Does anxiety medicine work

Does Anti-Anxiety Medicine Work? - Oakland Psychological

There are many forms of anxiety treatment. Two of the most common treatment paths are talk-therapy and anti-anxiety medication. If you are weighing your options, you may wonder, “Does anti-anxiety medicine work?” The short answer is yes, it can, as long as it is the right option for you.

Determining If Anti-Anxiety Medicine Is Right for You

Some people do well in therapy alone. A therapist can help you discover the root of your anxiety and find solutions to address it. Medication is designed to treat the symptoms of anxiety, not necessarily the source. Some clients use a combination of therapy and medication management, while others manage their anxiety with medication alone.

To determine the right path for you, we recommend first seeing an anxiety therapist. Your therapist can evaluate your symptoms, experiences, and other circumstances to determine if you should see a psychiatrist for medication. At Oakland Psychological Clinic, we have therapists and psychiatrists on staff to assist you. They can coordinate care to find the best treatment route for your needs.

Finding the Right Medication and Dosage

If your therapist and/or psychiatrist determine that medication is a good option for you, the psychiatrist will then work out which medication and dosage best addresses your needs. For example, benzodiazepines (Xanax, Klonopin, etc.) are reactive medications. They are designed for short-term relief, like stopping a panic attack. Long-term medications, such as SSRIs (Prozac, Zoloft, etc.) are preventative. They are designed to be taken every day, and they slowly build up in your system. The effect is less intense initially, but they provide overall mood stabilization.

Because there are so many variations, your psychiatrist will need to assess all the factors at hand. This will include your medical history and other medications you may be on. From there, he or she can determine which anti-anxiety medicine is right for you. The dosage or type of medication may need to be adjusted over time, depending on your experiences.

What to Expect from Anxiety Medication

Anti-anxiety medicine is not an instant cure for anxiety. If you do not treat the underlying issues contributing to the anxiety, you may still experience panic attacks and other anxiety symptoms. If you are prescribed long-term medication, you may not feel the effects right away. Many medications take 30 days to fully go into effect. Ask your psychiatrist what to expect from the specific medication you are prescribed, and talk to him or her about any side effects you experience.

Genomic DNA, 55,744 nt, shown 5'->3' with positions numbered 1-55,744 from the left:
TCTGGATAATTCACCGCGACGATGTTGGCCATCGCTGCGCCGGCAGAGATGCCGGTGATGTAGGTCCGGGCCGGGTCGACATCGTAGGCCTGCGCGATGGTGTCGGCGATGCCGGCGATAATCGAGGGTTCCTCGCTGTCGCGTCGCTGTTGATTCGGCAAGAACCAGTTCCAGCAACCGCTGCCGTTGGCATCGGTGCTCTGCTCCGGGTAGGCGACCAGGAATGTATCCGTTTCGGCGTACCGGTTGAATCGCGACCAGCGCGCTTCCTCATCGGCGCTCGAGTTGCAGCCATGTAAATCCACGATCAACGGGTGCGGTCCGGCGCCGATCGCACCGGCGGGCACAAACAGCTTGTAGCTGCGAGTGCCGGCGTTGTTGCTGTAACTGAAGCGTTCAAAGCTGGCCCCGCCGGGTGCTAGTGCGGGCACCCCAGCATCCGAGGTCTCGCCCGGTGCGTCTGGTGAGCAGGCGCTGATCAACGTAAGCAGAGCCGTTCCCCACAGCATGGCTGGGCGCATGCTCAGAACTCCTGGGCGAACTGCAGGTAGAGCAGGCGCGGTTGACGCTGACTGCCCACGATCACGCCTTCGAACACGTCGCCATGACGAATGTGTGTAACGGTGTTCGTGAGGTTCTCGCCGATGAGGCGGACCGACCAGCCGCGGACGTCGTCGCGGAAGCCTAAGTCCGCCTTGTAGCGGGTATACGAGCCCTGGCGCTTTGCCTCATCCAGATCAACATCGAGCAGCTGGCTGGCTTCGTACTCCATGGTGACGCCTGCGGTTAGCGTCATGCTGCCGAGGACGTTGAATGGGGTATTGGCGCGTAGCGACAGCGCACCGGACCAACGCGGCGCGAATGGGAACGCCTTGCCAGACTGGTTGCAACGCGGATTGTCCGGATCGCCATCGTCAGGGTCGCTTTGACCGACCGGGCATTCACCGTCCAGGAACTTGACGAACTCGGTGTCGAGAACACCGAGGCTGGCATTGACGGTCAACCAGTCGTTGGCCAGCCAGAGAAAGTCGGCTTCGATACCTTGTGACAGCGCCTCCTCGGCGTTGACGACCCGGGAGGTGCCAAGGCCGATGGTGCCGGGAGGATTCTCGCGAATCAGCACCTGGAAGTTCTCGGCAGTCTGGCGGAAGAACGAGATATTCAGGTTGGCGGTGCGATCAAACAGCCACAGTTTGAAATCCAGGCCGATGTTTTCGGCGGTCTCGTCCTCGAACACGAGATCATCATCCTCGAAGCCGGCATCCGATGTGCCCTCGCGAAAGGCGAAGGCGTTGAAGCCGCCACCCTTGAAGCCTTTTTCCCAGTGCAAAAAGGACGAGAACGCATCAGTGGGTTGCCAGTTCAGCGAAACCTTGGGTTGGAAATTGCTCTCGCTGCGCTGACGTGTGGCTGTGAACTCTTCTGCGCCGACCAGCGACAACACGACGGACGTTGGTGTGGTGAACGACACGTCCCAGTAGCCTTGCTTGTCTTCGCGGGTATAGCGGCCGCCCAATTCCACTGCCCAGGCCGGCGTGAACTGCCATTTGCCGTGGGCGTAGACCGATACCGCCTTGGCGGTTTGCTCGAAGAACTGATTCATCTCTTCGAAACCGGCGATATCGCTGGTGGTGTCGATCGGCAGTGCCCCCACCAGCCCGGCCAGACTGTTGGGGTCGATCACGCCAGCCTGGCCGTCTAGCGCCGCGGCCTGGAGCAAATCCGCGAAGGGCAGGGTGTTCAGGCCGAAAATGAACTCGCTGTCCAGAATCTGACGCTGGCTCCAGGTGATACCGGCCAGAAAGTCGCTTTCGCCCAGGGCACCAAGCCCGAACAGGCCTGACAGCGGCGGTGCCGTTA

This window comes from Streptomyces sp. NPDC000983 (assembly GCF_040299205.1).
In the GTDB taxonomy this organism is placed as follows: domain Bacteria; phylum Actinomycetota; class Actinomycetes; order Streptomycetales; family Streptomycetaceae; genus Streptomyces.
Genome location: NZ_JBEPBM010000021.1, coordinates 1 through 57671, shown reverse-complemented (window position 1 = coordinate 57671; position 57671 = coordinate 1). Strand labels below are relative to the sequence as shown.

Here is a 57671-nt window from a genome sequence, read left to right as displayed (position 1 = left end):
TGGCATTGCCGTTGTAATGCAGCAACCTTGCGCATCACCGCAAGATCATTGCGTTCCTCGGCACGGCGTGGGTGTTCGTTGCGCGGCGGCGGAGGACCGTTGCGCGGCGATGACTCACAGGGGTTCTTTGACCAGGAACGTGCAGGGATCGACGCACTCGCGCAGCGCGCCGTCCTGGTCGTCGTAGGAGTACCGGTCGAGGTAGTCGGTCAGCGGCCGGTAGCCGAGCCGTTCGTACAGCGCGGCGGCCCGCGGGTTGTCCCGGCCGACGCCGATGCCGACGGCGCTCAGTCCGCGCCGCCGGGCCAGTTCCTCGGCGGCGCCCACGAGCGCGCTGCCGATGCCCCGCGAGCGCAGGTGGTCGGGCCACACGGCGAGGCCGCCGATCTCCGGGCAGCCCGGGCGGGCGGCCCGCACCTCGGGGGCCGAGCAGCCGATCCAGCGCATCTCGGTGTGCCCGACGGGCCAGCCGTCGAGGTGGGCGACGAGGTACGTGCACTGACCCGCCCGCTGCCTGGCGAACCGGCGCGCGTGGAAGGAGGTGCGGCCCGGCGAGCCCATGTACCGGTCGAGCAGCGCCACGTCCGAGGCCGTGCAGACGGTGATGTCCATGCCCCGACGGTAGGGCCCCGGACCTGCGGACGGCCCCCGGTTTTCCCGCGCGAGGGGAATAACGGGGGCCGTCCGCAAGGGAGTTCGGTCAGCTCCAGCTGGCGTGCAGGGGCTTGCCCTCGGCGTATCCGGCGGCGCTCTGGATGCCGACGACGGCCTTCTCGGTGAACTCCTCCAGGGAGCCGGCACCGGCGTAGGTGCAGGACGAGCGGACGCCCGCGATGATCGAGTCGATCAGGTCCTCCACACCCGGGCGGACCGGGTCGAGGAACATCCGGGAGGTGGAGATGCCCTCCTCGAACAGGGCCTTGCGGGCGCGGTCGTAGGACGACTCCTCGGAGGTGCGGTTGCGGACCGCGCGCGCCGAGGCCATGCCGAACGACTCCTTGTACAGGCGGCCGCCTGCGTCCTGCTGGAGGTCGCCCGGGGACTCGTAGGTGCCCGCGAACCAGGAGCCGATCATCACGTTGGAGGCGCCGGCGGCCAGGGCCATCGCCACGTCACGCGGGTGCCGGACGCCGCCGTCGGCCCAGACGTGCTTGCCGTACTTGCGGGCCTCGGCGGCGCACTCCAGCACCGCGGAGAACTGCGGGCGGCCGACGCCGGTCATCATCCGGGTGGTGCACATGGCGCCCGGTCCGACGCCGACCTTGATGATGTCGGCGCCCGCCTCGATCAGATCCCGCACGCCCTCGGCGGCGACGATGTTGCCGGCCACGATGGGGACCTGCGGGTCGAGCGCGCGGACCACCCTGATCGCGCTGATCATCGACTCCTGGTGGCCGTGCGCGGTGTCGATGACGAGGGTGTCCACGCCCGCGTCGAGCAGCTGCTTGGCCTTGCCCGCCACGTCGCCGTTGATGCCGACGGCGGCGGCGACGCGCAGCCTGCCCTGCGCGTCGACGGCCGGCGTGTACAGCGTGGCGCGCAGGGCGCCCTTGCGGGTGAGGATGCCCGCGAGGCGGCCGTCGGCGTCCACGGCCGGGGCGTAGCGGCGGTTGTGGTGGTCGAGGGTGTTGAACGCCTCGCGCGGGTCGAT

If you would like to speak with a therapist or psychiatrist near you, contact one of our counseling centers in Michigan.


Bloomfield Hills, MI: (248) 322-0001
Flint, MI: (810) 732-0560
Fraser, MI: (586) 294-3030
Grand Blanc, MI: (810) 695-0055
Lake Orion, MI: (248) 393-5555
Livonia, MI: (734) 522-0280
Milford, MI:  (248) 684-6400
Southfield, MI: (248) 559-5558

Schedule an Appointment Today

Please contact the clinic directly to cancel/reschedule appointments

Anxiety Medication - HelpGuide.



Are anti-anxiety drugs right for you? Learn about common side effects, risks, and how to take them responsibly.

The role of medication in anxiety treatment

When you’re overwhelmed by heart-pounding panic, paralyzed by fear, or exhausted from yet another sleepless night spent worrying, you’ll do just about anything to get relief. And there’s no question that when anxiety is disabling, medication may help. But are drugs always the best answer?

Many different types of medications are used in the treatment of anxiety disorders, including traditional anti-anxiety drugs such as benzodiazepines (typically prescribed for short-term use) and newer options like SSRI antidepressants (often recommended as a long-term anxiety solution). These drugs can provide temporary relief, but they also come with side effects and safety concerns—some significant.

They are also not a cure. In fact, there are many questions about their long-term effectiveness. According to the American Academy of Family Physicians, benzodiazepines lose their therapeutic anti-anxiety effect after 4 to 6 months of regular use. And a recent analysis reported in JAMA Psychiatry found that the effectiveness of SSRIs in treating anxiety has been overestimated, and in some cases is no better than placebo.

What's more, it can be very difficult to get off anxiety medications without difficult withdrawals, including rebound anxiety that can be worse than your original problem.

I need relief, and I need it now!

So where does that leave you if you're suffering? Even when anxiety relief comes with side effects and dangers, that can still sound like a fair trade when panic and fear are ruling your life.

The bottom line is that there's a time and place for anxiety medication. If you have severe anxiety that's interfering with your ability to function, medication may be helpful—especially as a short-term treatment. However, many people use anti-anxiety medication when therapy, exercise, or other self-help strategies would work just as well or better, minus the drawbacks.

Anxiety medications can ease symptoms, but they're not right for everyone and they're not the only answer. It's up to you to evaluate your options and decide what's best for you.